Unlike the self-seeking favourites of Catherine the Great, Shuvalov determined to put his good fortune to constructive use for the advancement of education and the promotion of fine arts in his country. A model of the enlightened courtier, he maintained correspondence with the leading French thinkers – Helvetius, d'Alembert, Diderot, and Voltaire. He supplied the latter with materials necessary for his Histoire de l'empire de Russie sous Pierre le Grand and was later instrumental in publishing it in Russia.
Shuvalov's activity brought him in touch with Mikhail Lomonosov, a Russian scholar who aspired to establish a university in Russia. Lomonosov found a loyal patron in Shuvalov and paid tribute to his accomplishments in his dedication of a couple of odes and "meditations" to him. On 23 January 1755 – the name-day of Shuvalov's mother Tatiana Rodionovna – the Empress endorsed their project to set up the Imperial Moscow University "for all sorts and conditions of people". Tatiana Day is still celebrated in Russia as "Students Day" (now falling on 25 January because of the increased difference between the Julian and Gregorian calendars).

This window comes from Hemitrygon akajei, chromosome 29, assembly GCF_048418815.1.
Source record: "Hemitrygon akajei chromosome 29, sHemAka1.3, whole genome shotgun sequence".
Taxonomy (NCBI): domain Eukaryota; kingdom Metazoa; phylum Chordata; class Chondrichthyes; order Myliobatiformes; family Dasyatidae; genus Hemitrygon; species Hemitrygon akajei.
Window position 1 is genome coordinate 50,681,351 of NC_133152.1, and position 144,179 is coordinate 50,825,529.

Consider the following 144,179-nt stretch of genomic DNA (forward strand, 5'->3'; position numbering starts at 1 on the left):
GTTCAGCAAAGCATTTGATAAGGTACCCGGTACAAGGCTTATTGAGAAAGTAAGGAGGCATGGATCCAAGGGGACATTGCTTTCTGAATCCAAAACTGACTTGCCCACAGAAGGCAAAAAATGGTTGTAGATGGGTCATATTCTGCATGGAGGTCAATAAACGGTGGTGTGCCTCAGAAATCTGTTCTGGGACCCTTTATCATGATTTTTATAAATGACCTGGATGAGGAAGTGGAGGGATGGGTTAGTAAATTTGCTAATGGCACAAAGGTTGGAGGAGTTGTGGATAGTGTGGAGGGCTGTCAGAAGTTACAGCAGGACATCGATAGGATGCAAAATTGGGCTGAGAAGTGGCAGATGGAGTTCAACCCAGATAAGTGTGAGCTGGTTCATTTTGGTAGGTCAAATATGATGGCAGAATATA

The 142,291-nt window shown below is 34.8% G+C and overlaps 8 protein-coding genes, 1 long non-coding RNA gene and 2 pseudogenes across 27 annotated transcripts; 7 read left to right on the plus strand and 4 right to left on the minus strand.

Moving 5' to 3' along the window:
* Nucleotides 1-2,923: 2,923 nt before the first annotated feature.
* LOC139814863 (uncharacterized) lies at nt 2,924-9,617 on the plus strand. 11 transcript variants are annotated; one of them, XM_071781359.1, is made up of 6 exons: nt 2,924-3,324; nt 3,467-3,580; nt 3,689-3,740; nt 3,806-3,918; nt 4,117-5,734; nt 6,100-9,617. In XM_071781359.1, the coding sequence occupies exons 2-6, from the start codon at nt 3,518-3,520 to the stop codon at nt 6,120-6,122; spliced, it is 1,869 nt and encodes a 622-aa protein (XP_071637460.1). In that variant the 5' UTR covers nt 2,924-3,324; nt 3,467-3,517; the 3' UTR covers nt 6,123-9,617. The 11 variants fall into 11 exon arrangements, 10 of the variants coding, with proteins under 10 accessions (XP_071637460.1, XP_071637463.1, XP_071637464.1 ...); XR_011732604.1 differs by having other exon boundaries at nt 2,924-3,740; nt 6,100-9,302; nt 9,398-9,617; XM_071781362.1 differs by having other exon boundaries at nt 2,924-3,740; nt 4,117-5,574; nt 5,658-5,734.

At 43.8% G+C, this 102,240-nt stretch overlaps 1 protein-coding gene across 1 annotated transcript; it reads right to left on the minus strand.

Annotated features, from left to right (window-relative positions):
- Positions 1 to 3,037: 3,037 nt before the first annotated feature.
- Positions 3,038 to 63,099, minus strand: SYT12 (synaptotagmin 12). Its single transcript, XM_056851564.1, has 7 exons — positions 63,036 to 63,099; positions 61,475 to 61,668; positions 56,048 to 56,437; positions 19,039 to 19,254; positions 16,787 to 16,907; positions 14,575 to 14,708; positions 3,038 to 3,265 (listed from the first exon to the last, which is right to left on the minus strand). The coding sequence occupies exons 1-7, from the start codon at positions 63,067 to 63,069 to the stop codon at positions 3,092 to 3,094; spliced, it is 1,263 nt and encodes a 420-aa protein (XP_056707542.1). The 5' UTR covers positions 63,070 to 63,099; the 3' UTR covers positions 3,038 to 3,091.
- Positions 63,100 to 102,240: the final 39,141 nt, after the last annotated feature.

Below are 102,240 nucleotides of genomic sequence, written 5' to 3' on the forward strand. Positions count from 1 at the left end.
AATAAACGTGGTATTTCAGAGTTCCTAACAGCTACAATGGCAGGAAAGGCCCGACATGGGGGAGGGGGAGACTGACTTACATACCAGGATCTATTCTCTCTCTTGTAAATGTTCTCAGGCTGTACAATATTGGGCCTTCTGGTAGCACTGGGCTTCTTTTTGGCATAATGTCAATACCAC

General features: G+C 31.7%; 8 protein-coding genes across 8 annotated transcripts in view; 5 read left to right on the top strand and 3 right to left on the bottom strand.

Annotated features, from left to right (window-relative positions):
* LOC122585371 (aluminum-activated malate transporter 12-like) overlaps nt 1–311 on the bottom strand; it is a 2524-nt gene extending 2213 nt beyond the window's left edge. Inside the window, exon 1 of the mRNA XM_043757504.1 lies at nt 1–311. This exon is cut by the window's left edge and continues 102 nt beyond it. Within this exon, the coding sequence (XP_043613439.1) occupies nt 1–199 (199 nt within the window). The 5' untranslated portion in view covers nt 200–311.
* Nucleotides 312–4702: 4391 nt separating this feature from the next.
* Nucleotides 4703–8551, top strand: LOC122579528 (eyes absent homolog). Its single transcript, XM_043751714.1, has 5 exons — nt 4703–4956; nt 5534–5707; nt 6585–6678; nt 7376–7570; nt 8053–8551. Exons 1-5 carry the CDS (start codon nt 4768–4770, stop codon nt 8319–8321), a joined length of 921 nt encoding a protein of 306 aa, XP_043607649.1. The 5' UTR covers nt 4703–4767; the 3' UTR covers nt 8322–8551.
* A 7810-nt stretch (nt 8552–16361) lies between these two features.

Shuvalov became the university's first curator and attracted the finest scholars to teach there. He came up with the idea of establishing The Moscow News (Московские ведомости), a newspaper published by the university press, which was also founded at Shuvalov's instigation. Apart from two colleges affiliated with Moscow University, he also helped establish the first Russian college outside Moscow – in Kazan. He was elected a Fellow of the Royal Society in 1758.
In 1757, Shuvalov submitted to the Senate his project for establishing the Academy of Three Noble Arts at his own palace in Saint Petersburg. This institution – later transformed into the Imperial Academy of Arts – was envisioned by him for the education of the most gifted boys from all strata of society. At first no formal examination was required to enter the Academy; even peasants' children – like Fyodor Rokotov and Fedot Shubin – were admitted on Shuvalov's personal recommendation.